The world of mergers and acquisitions (M&A) has changed. Now, mindsets are catching up. CEOs no longer see technology as a cost of doing business in M&A. Rather, our research found that 74% of CEOs say technology is a growth enabler or source of competitive advantage.
Given this shift, it is striking that only one in four CEOs report conducting technology due diligence for most of their deals.
The perception? Technology is crucial to M&A success. The reality? With deals closing at a rapid pace, there is pressure to move quickly, and resources are scarce.
Focusing on technology early on is worth it, though. A staggering 96% of CIOs have seen technology due diligence uncover major issues or opportunities in their M&A deals.
Why technology is more than a question of integration
In many deals, technology is still regarded as the problem child. Something to deal with as opposed to one of the best ways to create value.
A merger or acquisition is an opportunity to cover significant ground in a short period.
It’s all about value at a faster clip. Companies that treat it as such, from a technology perspective, reap the benefits.
There is one action we see, again and again, contribute to success. The best serial dealmakers don’t just create the M&A vision. They share it broadly across the C-suite to align all areas of the company.
This way, the CIO organization has a clear view into desired end states and can optimize for the best synergy scenarios. With this guide in hand, they can make selective bets on where to make fundamental changes in the tech architecture to be frontrunners in the industry.
We’ve emphasized technology as a value creator and growth enabler in M&A. There are also efficiency and risk lenses that deserve attention.
Technology is a key driver in minimizing and avoiding Transitional Service Agreements (TSAs).
One private equity buyer cut its TSA period in half by implementing a greenfield, cloud-based IT system. In the process, they created more strategic freedom while reducing costs.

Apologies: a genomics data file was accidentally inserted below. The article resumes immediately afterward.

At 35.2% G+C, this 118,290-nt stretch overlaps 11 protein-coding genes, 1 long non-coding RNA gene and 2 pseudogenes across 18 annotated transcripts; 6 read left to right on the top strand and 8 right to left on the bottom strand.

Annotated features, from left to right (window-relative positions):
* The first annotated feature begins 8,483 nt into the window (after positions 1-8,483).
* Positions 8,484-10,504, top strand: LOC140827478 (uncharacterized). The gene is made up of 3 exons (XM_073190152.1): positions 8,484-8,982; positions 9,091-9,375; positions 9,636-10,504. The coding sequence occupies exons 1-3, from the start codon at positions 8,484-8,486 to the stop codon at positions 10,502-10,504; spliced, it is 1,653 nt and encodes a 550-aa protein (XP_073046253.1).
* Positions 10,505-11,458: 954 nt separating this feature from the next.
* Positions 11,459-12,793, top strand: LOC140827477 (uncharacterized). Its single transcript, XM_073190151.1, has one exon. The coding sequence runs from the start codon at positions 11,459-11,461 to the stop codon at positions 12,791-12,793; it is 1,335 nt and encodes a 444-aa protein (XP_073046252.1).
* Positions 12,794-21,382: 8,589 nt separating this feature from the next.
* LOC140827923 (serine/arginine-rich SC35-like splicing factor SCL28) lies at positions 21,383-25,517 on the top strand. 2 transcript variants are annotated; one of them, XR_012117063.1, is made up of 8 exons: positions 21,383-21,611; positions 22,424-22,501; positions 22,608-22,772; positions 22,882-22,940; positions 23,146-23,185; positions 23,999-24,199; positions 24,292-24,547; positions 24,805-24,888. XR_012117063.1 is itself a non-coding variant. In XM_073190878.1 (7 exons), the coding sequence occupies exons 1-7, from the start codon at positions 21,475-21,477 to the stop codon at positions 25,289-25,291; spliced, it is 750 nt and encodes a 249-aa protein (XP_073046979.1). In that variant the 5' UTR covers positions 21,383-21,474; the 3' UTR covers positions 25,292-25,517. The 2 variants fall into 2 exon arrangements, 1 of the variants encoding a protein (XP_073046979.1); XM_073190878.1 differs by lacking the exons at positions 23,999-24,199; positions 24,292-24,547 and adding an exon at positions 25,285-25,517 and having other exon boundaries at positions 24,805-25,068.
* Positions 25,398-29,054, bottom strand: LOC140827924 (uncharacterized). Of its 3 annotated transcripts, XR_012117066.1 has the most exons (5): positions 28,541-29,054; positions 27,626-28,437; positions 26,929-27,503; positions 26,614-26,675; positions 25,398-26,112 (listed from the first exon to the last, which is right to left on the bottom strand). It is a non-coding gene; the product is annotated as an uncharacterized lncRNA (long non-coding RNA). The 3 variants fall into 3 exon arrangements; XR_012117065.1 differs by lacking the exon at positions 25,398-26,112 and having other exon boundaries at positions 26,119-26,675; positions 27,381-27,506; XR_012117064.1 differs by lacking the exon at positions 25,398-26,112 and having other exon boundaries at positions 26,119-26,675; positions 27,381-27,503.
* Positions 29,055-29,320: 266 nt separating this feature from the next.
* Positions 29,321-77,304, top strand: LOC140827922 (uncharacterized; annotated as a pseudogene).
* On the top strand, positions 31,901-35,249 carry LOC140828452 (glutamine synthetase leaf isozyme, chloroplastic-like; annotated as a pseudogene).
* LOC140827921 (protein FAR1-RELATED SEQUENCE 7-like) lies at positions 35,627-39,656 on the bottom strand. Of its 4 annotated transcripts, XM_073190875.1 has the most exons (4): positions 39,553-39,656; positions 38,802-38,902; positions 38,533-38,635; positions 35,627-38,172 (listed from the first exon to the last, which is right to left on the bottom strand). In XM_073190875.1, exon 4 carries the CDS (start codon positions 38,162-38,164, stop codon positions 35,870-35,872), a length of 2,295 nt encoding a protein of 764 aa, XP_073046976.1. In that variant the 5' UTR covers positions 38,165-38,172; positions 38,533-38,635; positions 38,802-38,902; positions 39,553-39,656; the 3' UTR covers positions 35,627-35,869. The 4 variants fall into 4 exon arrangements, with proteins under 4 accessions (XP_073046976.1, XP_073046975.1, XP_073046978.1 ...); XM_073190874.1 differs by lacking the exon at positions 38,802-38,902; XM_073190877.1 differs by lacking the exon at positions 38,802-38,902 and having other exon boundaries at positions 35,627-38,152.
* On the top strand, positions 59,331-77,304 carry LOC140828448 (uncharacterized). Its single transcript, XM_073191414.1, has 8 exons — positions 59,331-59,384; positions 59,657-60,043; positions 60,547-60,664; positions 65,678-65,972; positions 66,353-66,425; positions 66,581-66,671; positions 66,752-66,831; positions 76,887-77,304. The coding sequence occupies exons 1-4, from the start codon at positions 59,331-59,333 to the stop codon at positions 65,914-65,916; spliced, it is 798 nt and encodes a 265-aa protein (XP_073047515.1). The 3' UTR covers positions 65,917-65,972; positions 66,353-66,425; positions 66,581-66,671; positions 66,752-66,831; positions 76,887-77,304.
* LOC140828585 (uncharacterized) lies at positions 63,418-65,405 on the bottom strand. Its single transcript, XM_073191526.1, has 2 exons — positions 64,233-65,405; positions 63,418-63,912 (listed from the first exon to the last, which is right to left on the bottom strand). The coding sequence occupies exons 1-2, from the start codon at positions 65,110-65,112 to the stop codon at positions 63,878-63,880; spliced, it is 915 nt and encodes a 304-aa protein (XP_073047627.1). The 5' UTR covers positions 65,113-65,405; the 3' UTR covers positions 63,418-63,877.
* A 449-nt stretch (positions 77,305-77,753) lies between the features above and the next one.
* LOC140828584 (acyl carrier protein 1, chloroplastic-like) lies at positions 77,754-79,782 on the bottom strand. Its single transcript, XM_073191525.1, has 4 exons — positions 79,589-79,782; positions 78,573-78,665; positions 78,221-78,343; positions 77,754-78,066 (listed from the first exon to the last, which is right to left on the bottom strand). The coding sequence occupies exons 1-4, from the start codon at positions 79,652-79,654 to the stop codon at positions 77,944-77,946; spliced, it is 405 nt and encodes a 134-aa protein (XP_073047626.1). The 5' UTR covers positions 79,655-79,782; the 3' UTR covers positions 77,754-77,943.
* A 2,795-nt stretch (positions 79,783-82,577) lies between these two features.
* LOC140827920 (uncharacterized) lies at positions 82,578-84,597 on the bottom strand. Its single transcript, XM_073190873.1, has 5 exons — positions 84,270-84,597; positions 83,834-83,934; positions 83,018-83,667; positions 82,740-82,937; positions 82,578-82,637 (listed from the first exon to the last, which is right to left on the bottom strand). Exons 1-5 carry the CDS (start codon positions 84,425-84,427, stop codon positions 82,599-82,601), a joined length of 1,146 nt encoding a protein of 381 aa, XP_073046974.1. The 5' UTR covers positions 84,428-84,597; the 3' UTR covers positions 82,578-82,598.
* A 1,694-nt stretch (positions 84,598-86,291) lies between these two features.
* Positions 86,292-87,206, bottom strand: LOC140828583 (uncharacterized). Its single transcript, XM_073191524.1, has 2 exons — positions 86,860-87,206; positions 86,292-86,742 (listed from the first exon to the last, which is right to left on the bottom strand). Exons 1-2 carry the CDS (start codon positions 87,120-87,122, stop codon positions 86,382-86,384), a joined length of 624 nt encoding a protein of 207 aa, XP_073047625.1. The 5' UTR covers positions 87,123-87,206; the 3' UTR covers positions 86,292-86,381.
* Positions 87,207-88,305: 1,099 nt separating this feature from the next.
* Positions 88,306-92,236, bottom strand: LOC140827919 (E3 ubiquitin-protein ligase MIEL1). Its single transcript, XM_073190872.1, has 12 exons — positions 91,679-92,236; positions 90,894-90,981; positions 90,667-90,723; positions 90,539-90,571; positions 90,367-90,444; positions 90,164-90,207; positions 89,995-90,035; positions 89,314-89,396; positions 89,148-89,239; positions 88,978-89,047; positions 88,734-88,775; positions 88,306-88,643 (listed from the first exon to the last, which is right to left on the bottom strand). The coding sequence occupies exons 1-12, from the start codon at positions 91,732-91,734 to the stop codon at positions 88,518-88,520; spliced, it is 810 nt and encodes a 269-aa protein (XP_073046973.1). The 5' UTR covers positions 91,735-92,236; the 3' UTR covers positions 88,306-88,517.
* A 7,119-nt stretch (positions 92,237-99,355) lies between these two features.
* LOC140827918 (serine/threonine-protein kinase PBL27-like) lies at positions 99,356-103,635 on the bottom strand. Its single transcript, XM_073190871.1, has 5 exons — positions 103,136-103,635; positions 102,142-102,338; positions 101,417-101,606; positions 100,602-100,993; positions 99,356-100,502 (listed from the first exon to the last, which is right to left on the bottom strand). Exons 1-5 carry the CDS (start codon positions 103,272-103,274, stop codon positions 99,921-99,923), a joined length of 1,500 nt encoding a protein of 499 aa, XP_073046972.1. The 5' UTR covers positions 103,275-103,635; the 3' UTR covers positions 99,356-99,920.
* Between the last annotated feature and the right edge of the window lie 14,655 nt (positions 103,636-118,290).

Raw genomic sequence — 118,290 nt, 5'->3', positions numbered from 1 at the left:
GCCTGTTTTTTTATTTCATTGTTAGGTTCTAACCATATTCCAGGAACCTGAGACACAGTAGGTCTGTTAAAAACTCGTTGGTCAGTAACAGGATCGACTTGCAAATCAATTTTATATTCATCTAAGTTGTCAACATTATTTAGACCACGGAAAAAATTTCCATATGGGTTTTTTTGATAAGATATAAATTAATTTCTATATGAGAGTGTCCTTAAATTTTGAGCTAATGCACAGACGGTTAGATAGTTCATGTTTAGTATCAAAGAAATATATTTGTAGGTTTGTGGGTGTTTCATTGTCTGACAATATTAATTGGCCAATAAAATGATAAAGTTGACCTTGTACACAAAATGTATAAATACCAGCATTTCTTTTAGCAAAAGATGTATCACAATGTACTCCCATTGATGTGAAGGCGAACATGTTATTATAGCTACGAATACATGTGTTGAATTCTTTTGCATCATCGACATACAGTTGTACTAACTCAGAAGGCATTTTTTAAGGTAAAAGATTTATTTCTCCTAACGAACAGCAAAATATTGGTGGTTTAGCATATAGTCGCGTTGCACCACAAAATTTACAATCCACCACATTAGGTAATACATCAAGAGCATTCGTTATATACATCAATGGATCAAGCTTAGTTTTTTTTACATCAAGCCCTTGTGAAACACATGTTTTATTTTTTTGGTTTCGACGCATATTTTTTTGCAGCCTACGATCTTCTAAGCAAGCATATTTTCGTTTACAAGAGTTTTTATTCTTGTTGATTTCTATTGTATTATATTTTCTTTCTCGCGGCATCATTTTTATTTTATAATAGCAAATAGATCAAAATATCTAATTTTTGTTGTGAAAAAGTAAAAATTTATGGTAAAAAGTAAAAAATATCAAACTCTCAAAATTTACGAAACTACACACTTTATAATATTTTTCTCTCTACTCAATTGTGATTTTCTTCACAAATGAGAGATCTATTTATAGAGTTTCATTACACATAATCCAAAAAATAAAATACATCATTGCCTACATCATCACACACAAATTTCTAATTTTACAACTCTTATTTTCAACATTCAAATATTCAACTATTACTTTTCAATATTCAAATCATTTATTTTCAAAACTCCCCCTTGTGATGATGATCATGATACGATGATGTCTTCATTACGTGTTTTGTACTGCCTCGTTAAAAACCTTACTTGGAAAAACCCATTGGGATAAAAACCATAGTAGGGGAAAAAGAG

Getting to value quickly
Technology is often seen as the “longest tent pole” in M&A.
However, business value can be delivered much sooner. For example, a full technology integration might take 12-24 months. Yet integrated analytics capabilities can often be set up within two months.
Approaching cybersecurity proactively
Cyber due diligence is listed as a top challenge in M&A integration.
A modern, multi-pronged approach helps leaders keep their focus on optimization and value creation versus handling unforeseen risks down the road.
Guiding talent along the journey
Technology is a powerful tool, but it’s the people that make it work.
Listening closely to the workforce. Making sure people have the required skills. Facilitating collaboration across teams and functions. These are steps leaders can take to help ensure people embrace technology and use it to full value.
A holistic approach to technology is essential to maximize value in today’s deals. That means making technology part of your M&A DNA. Increasingly tech-savvy boards expect no less. Read the full report for more on how you can lead with technology in your next deal.
of deals that outperformed sector averages saw dealmakers place significant emphasis on technology.
of CIOs agree that M&A can accelerate in-flight tech initiatives.
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